How will Illinois’ longest budget stalemate affect SIU’s accreditation?

Pulliam Hall. Daily Egyptian file photo.

Pulliam Hall. Daily Egyptian file photo.

By Anna Spoerre, @annaspoerre

State leaders were asked last week to consider how Illinois’ longest budget impasse is affecting the future of its public higher education system.

Barbara Gellman–Danley, president of the Higher Learning Commission — an accreditation agency recognized by the U.S. Department of Education — sent letters Thursday to state government heads and Illinois public college and university officials concerning the state of public education in light of the budget stalemate between Republican Gov. Bruce Rauner and the state’s Democratic leaders. 

The letter to government officials warns of the potential loss of accreditation that can result from a continued failure to pass a state budget.

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“A criterion for accreditation is demonstration of the ability of financial, physical and human resources necessary to provide quality higher education,” the letter read.  

University spokeswoman Rae Goldsmith said accreditation is crucial because students at unaccredited institutions are ineligible for federal financial aid.  

“Is it financially problematic? Absolutely,” Goldsmith said of the budget impasse. “But we’re committed to being here.”

MORE: State budget impasse puts schools’ accreditation at risk

She said SIU, which has been accredited since 1913, is not currently at risk of losing accreditation or closing, like some state institutions, such as Chicago State University

The notice also addresses the possibility of some students transferring or dropping out if their university closes. Goldsmith said the university is not one of the state institutions required to submit closing procedures. 

“The university is going to continue its operations,” said John Charles, SIU’s executive director for governmental and public affairs. “But we are obviously affected by the fact that we have not received our state appropriations. We need our budget.”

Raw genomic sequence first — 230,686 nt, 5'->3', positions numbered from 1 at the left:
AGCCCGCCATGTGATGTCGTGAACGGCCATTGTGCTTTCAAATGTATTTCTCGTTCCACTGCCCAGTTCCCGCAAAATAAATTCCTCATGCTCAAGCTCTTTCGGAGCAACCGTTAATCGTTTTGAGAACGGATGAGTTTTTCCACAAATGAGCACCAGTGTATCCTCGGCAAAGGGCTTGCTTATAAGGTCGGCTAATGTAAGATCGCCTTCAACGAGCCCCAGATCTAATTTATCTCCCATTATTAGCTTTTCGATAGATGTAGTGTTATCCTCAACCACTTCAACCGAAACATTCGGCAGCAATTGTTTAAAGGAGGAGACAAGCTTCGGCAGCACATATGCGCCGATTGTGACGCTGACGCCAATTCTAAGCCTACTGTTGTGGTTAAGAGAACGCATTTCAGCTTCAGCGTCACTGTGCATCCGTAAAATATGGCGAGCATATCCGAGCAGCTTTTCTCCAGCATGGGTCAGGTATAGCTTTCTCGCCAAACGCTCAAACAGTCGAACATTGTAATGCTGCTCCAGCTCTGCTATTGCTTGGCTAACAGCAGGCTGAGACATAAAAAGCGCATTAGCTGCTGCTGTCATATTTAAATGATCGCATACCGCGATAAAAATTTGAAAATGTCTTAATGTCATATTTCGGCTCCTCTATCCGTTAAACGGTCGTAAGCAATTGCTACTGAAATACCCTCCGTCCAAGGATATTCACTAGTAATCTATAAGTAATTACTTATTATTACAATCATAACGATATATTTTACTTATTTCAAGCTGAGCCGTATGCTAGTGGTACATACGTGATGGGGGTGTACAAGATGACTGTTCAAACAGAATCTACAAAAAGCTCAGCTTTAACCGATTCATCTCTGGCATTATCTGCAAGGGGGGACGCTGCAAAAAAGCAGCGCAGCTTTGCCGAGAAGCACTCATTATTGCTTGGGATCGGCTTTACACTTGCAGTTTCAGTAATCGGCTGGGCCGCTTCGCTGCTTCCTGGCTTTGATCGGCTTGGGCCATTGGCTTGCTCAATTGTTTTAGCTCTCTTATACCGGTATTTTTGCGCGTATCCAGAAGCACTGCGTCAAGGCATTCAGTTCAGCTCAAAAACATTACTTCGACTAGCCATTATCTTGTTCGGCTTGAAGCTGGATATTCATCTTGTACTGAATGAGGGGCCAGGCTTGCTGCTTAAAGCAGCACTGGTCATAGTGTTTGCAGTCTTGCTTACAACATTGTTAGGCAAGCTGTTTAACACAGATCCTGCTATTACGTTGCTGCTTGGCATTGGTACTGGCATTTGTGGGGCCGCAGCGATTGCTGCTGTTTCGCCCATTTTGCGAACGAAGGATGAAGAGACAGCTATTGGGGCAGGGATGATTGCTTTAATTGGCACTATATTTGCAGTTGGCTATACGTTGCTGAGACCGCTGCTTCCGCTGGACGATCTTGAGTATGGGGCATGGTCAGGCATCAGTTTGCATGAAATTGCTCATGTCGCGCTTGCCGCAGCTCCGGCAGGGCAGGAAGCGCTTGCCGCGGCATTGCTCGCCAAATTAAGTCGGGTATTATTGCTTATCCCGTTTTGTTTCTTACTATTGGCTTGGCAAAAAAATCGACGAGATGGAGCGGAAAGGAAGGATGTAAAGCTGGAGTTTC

Gellman–Danley’s letter addressed to SIUC interim Chancellor Brad Colwell explicitly states the university is not at fault for the budget crisis, and educational institutions have done all they can to avoid the situation. As a result, university officials have been asked to provide a report to the Higher Learning Commission by Feb. 18 regarding the availability of resources necessary to maintain and support their institutions.

SIU officials must outline some information, including financial challenges, cuts to faculty or staff and enrollment numbers.

MORE: SIUC spring enrollment dips by 878 students from previous year | SIUE sets record spring enrollment

The letter also requires any institution under the threat of closure to submit emergency plans on how its administration will accommodate students in the event that the institution closes.

In September, Goldsmith said SIU planned to cut $13.5 million, a total of 6.4 percent, in state funding from the university’s budget. Charles said more than 6,500 students rely on Monetary Award Program funding, which the university has been providing funding for in place of the state since fall. 

SIU President Randy Dunn, along with other higher education officials, will meet at 10 a.m. Tuesday at the Stone Center to discuss the financial crisis.

“This is going to be an effort by folks to come together to remind our lawmakers, our legislatures and governor that we need a budget,” Charles said. “We’re waiting for the governor’s budget address on [Feb. 17], and we’re hopeful he has good things to say about higher education.”

Anna Spoerre can be reached at [email protected] or 618-536-3325.

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